An estimated 95% of Cambodians are Buddhist, and Buddhism has been the dominant religion since the time of Jayavarman VII (i.e. the late 12th century.) This begs the question, why might one see a statue of a Hindu deity in a public space in Cambodia’s capital city?
If you’ve visited Angkor, you know that Hindu imagery abounds. This is because before Jayavarman, the Khmeris were Hindu. In a great early act of recycling, Vishnu sculptures became Buddha sculptures by decree. (In what is–as far as I know–a coincidence, many Hindus believe that Buddha [Siddhartha Gautama Buddha] was an avatar, or incarnation, of Vishnu.)
This still doesn’t explain why a relatively new sculpture of Ganesha would reside in present-day Phnom Penh (Phnom Penh is not as old as Angkor, and by the time it was founded Buddhism was dominant.) Just as contemporary taxi and auto-rickshaw (tuk-tuk) drivers in India display Ganesha in appeal to this “remover of obstacles,” 10th century maritime traders did the same. This desire to court the favor of the remover of obstacles has continued on into the modern-day.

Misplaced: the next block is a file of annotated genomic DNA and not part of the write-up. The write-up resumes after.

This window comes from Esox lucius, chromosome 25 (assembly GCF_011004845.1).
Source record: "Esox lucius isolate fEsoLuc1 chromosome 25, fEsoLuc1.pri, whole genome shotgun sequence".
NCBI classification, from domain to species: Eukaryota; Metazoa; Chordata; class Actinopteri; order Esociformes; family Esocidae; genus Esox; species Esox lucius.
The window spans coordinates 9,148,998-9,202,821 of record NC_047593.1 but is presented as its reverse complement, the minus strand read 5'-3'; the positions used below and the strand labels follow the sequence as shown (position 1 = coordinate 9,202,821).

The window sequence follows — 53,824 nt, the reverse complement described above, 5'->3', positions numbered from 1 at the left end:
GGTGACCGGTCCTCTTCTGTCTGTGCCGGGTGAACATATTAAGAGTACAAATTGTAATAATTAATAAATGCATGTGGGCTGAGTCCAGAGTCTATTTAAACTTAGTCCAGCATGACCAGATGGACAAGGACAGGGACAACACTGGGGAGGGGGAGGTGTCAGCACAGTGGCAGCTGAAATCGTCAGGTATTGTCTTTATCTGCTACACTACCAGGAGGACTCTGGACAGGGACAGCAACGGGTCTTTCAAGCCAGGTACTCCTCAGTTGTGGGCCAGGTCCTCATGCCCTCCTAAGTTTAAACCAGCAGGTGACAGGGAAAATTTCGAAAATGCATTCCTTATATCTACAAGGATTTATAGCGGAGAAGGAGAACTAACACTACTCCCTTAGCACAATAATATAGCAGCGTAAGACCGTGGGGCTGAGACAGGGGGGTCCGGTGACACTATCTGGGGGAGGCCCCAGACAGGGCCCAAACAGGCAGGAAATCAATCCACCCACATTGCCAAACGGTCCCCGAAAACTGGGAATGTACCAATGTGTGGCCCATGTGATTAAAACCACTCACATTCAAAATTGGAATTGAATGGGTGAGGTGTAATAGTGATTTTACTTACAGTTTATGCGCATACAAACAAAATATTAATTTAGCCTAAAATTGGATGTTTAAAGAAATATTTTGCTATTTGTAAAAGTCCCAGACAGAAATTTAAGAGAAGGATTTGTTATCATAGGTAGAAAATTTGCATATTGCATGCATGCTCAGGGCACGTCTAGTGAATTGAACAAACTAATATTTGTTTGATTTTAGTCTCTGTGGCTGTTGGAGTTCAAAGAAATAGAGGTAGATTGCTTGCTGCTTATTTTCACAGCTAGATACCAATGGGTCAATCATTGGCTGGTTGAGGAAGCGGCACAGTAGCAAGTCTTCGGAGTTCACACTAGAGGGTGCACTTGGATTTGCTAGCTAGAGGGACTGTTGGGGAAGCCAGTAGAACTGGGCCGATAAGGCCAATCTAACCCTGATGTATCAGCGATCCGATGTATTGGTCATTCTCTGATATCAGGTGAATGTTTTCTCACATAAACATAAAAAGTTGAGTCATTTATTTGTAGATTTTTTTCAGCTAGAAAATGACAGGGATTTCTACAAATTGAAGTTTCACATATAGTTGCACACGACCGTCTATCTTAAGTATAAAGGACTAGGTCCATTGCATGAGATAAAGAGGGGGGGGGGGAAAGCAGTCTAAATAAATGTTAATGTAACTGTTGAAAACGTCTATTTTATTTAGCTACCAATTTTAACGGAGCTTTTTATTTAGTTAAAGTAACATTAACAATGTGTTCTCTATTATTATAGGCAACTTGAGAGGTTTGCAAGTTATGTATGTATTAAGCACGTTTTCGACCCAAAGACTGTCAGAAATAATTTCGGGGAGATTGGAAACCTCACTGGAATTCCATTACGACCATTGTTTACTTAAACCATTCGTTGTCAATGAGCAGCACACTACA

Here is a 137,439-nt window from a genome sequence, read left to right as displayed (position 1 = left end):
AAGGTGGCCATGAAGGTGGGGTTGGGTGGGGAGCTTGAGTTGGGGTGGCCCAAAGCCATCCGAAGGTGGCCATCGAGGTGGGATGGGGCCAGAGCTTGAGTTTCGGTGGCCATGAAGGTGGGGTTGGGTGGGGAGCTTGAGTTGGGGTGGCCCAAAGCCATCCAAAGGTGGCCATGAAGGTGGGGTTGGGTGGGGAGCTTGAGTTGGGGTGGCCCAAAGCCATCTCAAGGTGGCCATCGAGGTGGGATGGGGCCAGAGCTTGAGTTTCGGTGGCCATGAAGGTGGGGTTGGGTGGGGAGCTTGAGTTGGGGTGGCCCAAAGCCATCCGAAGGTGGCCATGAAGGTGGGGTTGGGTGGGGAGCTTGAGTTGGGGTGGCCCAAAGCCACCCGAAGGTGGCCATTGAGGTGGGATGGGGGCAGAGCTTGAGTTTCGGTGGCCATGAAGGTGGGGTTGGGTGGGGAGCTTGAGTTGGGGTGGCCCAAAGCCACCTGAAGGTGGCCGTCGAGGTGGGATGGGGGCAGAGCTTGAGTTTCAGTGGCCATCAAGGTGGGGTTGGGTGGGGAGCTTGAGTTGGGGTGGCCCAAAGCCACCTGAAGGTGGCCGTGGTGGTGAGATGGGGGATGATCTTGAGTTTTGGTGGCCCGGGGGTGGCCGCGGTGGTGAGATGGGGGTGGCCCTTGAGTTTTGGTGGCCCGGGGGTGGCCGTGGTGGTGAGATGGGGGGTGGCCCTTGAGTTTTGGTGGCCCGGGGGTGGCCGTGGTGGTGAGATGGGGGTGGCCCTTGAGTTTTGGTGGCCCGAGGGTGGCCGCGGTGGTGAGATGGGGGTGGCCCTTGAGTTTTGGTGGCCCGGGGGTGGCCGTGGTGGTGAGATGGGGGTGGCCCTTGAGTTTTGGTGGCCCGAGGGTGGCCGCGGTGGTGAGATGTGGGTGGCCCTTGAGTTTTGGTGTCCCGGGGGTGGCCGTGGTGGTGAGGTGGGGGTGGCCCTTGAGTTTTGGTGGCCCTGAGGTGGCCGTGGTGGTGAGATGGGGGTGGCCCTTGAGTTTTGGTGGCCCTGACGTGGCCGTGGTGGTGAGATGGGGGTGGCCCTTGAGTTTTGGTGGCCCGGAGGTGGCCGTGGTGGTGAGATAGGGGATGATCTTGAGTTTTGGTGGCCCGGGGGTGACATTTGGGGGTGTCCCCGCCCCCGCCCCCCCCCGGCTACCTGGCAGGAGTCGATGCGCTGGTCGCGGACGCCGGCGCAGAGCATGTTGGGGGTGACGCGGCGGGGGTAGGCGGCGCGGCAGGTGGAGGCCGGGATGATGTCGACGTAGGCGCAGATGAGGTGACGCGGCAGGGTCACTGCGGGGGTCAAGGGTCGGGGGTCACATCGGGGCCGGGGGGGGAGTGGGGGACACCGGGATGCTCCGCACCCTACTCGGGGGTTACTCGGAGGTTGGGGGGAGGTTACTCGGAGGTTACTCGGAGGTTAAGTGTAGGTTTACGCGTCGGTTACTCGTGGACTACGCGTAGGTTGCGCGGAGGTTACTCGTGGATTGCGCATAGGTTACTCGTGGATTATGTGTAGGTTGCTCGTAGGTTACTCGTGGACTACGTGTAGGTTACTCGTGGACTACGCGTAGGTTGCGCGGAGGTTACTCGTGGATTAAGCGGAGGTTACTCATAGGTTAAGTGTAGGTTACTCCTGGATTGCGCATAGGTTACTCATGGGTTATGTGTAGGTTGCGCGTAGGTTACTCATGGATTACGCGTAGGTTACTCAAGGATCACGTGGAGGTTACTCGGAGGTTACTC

It’s an interesting commentary on how cultures never interact without getting some of their chocolate into the other culture’s peanut butter and vice versa (for those who have no idea what I’m talking about, that’s a reference to an old Reese’s commercial and not some dark coded message.)